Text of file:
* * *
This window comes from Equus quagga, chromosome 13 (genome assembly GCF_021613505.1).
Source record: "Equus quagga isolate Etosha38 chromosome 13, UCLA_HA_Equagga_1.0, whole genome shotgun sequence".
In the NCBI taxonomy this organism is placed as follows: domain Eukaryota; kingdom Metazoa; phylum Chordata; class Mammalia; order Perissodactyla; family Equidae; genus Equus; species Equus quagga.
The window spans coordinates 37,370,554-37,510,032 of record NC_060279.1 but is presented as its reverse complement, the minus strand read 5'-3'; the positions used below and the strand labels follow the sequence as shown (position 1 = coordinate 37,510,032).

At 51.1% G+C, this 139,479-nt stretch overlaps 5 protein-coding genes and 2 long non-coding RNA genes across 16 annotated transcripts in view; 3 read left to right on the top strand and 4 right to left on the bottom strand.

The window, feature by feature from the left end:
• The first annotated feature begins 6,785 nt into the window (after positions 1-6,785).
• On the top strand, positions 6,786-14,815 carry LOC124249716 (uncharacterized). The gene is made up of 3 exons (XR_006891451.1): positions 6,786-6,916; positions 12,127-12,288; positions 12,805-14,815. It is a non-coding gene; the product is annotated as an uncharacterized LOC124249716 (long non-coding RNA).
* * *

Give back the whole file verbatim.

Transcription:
This window comes from Equus quagga, chromosome 13 (genome assembly GCF_021613505.1).
Source record: "Equus quagga isolate Etosha38 chromosome 13, UCLA_HA_Equagga_1.0, whole genome shotgun sequence".
In the NCBI taxonomy this organism is placed as follows: domain Eukaryota; kingdom Metazoa; phylum Chordata; class Mammalia; order Perissodactyla; family Equidae; genus Equus; species Equus quagga.
The window spans coordinates 37,370,554-37,510,032 of record NC_060279.1 but is presented as its reverse complement, the minus strand read 5'-3'; the positions used below and the strand labels follow the sequence as shown (position 1 = coordinate 37,510,032).

At 51.1% G+C, this 139,479-nt stretch overlaps 5 protein-coding genes and 2 long non-coding RNA genes across 16 annotated transcripts in view; 3 read left to right on the top strand and 4 right to left on the bottom strand.

The window, feature by feature from the left end:
• The first annotated feature begins 6,785 nt into the window (after positions 1-6,785).
• On the top strand, positions 6,786-14,815 carry LOC124249716 (uncharacterized). The gene is made up of 3 exons (XR_006891451.1): positions 6,786-6,916; positions 12,127-12,288; positions 12,805-14,815. It is a non-coding gene; the product is annotated as an uncharacterized LOC124249716 (long non-coding RNA).